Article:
July noon

parked cars in bright mid-day sunshine

Cars crouch low, jealous
of their shadows

A swallowtail dallies
among flower-bright trash

Wasps crawl terraza tables
where frosted glasses stood

Stray dogs sprawl
laughing in the heat

The city trembles

Author: don't confuse the narrator

Exploring the boundary between writer and narrator through first person poetry, prose and opinion

2 thoughts on “July noon”

  1. If the frosted glasses have been taken away, what’s left to interest the wasps? The line also implies a level of human activity that doesn’t fit the theme of the poem or the photograph.

    The laughing dogs are a cliché. They might be better as grinning dogs, because then the cliché would be promoted to a Biblical reference.

    So you might consider changing “stood” to “stand” and “laughing” to “grinning”. Otherwise, this has the makings of a fine poem.


    1. Frosted glasses leave small puddles of water and the wasps are more interested in that than in the beer. (They’ll hover around footprints left on the edge of the swimming pool, and are attracted by sweat, too, but I have seen that poem already written by someone else.)
      The photograph is mostly there because a blog post needs a photo, not because it is particularly illustrative of more than one of the thoughts. In fact, the jealous cars I first observed were in a queue of traffic, not parked.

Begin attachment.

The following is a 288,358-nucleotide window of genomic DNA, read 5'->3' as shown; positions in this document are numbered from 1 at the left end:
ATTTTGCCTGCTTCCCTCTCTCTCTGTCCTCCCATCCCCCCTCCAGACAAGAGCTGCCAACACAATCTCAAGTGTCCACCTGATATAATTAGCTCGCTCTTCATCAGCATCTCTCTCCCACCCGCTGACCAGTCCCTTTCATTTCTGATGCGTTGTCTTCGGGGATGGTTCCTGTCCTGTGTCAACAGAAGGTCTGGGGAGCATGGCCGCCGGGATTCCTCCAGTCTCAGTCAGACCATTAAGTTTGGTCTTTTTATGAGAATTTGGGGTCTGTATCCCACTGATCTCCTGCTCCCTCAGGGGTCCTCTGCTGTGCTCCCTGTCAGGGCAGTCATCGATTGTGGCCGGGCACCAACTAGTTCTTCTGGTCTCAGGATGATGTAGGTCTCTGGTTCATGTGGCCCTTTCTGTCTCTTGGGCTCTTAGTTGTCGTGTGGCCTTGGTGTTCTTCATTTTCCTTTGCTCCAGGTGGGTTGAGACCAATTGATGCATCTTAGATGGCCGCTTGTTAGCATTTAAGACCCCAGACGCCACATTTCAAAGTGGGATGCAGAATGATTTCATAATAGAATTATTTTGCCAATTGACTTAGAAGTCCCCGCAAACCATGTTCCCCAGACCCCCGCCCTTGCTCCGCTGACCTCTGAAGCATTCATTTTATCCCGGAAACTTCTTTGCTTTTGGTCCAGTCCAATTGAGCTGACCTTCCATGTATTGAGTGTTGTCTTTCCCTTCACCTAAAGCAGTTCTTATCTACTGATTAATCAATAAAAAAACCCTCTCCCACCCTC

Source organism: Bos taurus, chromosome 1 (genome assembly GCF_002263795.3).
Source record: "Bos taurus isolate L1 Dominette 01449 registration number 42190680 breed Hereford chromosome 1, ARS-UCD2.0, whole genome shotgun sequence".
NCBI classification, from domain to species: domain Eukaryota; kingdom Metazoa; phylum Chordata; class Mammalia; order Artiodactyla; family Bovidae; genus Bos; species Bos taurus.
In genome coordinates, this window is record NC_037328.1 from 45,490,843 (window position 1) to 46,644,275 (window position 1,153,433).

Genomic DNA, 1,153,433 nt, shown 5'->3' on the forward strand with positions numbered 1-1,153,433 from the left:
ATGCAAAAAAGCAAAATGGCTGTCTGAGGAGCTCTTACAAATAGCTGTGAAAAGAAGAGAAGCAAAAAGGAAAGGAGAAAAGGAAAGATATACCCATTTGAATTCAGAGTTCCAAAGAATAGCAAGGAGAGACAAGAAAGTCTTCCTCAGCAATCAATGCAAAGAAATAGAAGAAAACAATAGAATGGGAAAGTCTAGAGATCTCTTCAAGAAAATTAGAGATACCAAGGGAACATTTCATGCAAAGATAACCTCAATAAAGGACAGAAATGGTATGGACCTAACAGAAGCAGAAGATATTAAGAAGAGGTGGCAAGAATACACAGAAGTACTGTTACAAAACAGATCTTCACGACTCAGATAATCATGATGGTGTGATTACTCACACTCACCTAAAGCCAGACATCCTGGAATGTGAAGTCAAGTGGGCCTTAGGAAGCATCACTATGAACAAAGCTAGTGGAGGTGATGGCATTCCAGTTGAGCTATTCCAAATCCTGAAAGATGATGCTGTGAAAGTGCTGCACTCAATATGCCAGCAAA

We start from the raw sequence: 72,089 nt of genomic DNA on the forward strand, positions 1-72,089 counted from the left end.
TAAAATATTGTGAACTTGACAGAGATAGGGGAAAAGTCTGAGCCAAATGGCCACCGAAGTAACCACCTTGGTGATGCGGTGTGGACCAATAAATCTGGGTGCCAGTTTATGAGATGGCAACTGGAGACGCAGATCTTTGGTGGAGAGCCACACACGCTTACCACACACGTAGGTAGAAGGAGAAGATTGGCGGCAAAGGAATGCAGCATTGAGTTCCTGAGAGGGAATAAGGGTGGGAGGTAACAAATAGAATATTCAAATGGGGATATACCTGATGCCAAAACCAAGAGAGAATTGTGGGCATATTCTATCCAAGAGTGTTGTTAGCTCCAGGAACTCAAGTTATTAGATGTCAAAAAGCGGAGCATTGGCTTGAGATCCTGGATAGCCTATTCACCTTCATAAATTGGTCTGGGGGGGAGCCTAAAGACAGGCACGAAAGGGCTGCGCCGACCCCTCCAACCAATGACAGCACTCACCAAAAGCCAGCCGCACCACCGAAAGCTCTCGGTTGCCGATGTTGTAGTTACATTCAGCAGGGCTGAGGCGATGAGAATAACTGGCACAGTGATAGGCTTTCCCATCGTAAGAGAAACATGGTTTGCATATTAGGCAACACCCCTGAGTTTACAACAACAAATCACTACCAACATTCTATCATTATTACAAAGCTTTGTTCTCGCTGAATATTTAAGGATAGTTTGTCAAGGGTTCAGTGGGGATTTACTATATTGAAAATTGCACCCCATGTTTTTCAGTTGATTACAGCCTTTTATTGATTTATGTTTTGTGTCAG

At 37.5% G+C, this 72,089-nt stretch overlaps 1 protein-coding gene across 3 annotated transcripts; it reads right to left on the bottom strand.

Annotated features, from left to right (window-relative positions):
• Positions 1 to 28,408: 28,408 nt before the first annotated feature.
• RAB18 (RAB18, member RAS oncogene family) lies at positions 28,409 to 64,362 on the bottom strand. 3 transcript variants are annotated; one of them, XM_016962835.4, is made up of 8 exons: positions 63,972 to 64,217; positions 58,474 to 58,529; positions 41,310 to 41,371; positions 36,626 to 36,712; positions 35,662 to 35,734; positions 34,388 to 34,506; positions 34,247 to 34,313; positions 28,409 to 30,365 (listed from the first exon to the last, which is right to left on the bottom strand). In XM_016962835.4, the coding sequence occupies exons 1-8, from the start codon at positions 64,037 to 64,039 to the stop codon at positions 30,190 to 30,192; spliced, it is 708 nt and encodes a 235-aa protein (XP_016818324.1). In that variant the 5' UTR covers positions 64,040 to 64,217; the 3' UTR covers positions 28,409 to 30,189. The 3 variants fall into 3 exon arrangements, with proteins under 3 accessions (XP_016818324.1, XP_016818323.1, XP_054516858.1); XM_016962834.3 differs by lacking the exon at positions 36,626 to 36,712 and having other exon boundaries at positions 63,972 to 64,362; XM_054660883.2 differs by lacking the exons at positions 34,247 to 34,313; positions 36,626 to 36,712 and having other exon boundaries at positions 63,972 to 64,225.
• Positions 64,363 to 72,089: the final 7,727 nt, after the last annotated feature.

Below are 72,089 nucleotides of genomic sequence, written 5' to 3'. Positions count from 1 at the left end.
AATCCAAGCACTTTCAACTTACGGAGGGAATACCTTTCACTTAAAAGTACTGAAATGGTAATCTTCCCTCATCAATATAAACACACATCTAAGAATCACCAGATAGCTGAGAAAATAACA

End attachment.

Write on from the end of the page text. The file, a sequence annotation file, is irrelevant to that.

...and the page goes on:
I thought the colourful trash was, like the glasses, an indication that there were people who have been driven away by the heat, so there was human activity very recently.
      The laughing dogs were stolen from a haiku/fragment written ~20 years ago. They were probably a cliché then, too, but grinning doesn’t quite capture the panting as well as the bared teeth and lolling tongue.

      Thanks for commenting. I’m delighted you think there is a poem to be found here (even if not yet). I didn’t think it was more than a couple of disconnected images, and mostly posted it as I didn’t want to lose the cars. I will see if I can gather some more images, but I don’t think there will ever be much of a narrative to this piece. (Not necessarily a problem, just an observation.)


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